Edema in horses is the accumulation of fluid somewhere in their bodies, most commonly in their legs (commonly known as “stocking up”) or in their lower abdomen. Edema is different than inflammation and, in rare cases, can become malignant and even fatal. Read on to learn about common forms of edema in horses and what you can do to help.
Horses have a robust lymphatic system with about 8,000 lymph nodes throughout their bodies (compared to the human lymphatic system with only 400-600). The lymphatic system is responsible for detoxing lymphatic fluid from arterial blood pushed out into the surrounding tissues. The horse’s lymphatic system is slow and is greatly aided by their movement (which is why you might have had a trainer recommend walking for a stocked-up horse!).
Horses can retain fluid in more than just the legs and lower abdomen, including the sheath (for geldings and stallions), as well as the lower jaw or cheek.
Because the equine lymphatic system depends so much on movement, edema is often the direct result of a horse standing still for long periods of time. A plan for daily movement is vital for a stabled horse. You’ll also want to keep movement in mind while traveling to avoid any unnecessary lymphatic fluid build-up in your horse. An allergic reaction, infection, or trauma response in the body can also cause edema.
Edema of the legs—most often referred to as “stocking up”—is the most common form of edema in horses. While some horses may be more prone to it, the most straightforward treatment is to get your horse to start moving. To increase circulation in your horse’s legs and harmonize bodily functions safely and naturally, we recommend Benefab® Therapeutic Polo Wraps for exercise or Benefab® Therapeutic VersiWraps for stall and pasture rest. This will also help tackle any inflammation or achiness in the legs.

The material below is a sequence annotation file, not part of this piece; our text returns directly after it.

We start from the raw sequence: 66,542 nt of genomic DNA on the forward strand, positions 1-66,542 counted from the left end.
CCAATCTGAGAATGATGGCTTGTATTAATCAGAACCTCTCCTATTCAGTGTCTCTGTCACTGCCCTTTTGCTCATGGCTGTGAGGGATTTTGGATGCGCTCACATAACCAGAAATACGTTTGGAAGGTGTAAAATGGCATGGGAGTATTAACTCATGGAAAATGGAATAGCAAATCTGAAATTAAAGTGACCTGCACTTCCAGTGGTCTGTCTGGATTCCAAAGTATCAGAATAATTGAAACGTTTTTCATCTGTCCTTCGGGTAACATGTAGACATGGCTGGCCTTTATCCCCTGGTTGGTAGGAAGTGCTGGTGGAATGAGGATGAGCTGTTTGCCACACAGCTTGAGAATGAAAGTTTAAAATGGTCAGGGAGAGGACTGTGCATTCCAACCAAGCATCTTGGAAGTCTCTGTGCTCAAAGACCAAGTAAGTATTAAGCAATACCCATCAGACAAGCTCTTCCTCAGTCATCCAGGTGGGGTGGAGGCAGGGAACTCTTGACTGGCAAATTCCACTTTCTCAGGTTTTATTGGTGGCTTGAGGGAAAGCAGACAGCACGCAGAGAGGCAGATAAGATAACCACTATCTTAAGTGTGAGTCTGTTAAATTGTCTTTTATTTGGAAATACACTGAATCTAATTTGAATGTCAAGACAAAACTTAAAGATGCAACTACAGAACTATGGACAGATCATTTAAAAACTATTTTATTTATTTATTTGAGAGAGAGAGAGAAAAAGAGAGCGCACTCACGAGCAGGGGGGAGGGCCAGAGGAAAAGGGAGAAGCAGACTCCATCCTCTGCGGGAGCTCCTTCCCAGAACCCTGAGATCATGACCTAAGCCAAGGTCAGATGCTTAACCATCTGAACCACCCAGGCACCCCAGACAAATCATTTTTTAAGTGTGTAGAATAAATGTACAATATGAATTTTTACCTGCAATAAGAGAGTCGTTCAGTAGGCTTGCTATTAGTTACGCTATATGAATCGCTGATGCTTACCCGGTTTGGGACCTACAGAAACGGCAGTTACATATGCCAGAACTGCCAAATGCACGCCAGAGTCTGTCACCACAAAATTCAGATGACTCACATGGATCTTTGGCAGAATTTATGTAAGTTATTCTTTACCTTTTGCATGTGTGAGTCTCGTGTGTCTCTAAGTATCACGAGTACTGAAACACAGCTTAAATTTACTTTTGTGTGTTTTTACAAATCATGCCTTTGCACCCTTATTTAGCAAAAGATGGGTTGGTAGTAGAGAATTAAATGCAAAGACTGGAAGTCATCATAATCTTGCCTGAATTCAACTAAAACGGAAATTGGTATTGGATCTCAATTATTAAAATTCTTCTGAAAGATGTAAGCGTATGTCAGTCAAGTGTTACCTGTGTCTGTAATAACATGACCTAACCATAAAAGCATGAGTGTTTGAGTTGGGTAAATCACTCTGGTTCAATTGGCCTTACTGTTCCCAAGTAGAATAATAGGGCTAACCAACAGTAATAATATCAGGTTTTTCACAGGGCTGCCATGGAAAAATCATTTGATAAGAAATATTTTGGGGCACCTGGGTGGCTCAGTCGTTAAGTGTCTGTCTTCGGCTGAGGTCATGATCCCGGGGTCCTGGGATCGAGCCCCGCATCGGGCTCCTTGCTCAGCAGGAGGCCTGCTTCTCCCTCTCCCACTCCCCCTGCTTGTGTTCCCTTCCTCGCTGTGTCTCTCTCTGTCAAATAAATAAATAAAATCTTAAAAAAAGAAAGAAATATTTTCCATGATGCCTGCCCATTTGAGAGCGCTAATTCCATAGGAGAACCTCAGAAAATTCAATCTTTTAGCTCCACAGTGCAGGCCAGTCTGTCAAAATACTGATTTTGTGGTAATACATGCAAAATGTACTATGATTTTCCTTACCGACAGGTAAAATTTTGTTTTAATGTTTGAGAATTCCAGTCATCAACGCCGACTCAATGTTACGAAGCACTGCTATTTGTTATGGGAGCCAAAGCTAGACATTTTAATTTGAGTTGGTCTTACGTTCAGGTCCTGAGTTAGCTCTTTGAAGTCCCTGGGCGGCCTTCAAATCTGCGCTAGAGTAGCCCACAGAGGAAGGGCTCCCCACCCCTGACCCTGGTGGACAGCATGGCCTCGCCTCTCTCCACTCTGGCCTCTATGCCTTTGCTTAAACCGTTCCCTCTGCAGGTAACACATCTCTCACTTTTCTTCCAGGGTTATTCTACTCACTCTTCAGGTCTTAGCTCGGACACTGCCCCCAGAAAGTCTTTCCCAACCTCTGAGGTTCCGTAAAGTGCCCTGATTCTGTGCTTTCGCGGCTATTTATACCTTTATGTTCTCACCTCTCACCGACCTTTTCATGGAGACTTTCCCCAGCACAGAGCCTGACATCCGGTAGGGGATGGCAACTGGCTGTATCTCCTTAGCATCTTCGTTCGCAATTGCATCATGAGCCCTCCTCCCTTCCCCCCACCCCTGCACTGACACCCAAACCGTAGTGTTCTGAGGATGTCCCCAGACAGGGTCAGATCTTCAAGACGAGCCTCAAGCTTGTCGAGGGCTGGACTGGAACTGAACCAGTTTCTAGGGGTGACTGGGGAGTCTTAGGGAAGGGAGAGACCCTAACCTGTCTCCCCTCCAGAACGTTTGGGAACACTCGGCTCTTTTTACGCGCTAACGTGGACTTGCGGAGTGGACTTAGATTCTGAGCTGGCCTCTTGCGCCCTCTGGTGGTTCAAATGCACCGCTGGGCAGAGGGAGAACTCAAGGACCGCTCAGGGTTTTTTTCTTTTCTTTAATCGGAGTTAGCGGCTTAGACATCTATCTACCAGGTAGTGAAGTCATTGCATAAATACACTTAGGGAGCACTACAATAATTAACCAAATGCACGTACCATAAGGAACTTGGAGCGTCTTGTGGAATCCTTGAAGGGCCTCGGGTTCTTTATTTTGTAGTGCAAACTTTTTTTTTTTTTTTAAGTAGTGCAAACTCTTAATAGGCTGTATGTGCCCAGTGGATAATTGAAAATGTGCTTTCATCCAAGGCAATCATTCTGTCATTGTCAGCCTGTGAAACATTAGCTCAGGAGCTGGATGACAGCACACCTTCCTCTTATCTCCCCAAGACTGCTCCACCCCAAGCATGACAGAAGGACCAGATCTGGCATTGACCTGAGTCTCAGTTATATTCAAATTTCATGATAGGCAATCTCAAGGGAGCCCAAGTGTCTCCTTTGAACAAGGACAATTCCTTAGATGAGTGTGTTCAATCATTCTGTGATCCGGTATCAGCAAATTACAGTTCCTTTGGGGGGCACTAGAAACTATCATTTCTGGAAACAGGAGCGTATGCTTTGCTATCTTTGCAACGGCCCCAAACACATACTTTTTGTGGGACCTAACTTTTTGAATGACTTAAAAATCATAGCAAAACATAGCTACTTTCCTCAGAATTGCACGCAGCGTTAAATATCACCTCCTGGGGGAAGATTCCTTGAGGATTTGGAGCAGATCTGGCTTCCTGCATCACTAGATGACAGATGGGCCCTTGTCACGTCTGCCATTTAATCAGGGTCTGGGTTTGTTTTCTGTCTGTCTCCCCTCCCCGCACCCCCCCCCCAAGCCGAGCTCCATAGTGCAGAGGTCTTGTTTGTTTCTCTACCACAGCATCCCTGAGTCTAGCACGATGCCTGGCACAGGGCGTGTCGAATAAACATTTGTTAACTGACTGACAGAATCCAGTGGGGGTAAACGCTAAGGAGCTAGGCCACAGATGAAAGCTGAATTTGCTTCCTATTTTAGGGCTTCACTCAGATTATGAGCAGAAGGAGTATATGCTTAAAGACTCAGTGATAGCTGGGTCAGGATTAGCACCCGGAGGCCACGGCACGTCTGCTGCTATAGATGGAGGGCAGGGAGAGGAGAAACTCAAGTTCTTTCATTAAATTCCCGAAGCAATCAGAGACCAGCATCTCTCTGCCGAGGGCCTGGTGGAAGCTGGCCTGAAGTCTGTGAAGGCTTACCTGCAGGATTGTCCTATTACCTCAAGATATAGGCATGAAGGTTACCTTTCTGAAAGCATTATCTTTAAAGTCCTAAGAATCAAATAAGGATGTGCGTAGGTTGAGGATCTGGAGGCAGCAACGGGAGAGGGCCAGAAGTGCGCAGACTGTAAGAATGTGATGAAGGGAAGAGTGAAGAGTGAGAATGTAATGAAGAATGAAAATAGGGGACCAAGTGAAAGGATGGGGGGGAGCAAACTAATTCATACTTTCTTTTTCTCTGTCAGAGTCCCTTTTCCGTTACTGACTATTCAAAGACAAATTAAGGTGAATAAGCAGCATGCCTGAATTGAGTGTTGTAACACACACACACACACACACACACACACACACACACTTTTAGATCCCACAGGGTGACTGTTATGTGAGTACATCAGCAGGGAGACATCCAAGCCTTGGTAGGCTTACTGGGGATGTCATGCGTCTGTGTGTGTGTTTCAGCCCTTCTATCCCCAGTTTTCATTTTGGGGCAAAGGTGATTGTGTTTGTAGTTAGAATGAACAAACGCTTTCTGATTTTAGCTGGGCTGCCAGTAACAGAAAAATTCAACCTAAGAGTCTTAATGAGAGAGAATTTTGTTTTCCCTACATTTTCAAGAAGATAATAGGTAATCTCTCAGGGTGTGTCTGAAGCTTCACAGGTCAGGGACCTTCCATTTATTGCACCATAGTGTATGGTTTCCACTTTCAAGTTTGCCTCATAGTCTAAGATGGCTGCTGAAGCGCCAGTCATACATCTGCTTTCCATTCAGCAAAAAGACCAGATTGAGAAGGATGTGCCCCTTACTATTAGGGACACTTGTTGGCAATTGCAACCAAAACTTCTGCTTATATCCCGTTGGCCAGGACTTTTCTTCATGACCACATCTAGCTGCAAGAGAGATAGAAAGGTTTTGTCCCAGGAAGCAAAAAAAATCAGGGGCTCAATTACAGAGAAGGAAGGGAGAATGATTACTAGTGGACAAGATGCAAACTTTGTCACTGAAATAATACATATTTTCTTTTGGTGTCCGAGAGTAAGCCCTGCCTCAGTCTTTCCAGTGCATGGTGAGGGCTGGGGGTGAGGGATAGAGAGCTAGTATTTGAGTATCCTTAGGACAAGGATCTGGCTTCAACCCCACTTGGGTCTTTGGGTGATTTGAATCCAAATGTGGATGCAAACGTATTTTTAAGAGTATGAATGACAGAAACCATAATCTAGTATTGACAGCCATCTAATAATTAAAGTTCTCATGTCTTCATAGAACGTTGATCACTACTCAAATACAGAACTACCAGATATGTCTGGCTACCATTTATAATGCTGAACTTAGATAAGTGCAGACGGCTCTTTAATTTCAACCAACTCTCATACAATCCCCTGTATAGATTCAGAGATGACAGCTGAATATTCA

Second to stocking up, edema in the lower abdomen of the horse is very common, mainly because gravity pulls the excess fluid to the lowest part of your horse’s midsection. Again, simple movement is the go-to treatment, but many horse owners find lymphatic drainage massage to be very effective as well. Many horse owners opt for the Benefab® Rejuvenate SmartScrim to increase circulation in their horse’s bodies as well, as the medical-grade magnets non-invasively pull the horse’s blood to circulate over predetermined acupuncture points with prolonged therapeutic effects even after the SmatScrim is removed.
No, edema is built-up lymphatic fluid in your horse, whereas inflammation is your horse’s immune system responding to an irritant or foreign stimulus. Inflammation is often accompanied by pain, whereas edema can be pressed without a pain reaction and will feel doughy to the touch.
Malignant edema is the rarest form of edema and is marked by infection, loss of appetite, fever, and swelling around a specific injury site. Malignant edema in horses is the fatal spread of bacterial toxins in the bloodstream. It is caused by the infection of Clostridium septicum bacteria in an incision, injury, or tearing at birth. While early intervention with antibiotics and surgical drainage can cure malignant edema, the survival rate is about 40% in horses, as the disease moves quickly.
Equine stretches provide numerous benefits to horses, includingimproving their flexibility, preventing injuries, and enhancing their overall performance. Just like humans, stretching plays a key role in maintaining a horse's physical well-being. Horses, like any athlete, need aproper warm-up and cool-down regimen, which often includes a series of stretches. Integrating these stretches into a horse's daily routine can help maintain their suppleness, improve blood circulation, and reduce muscle tension.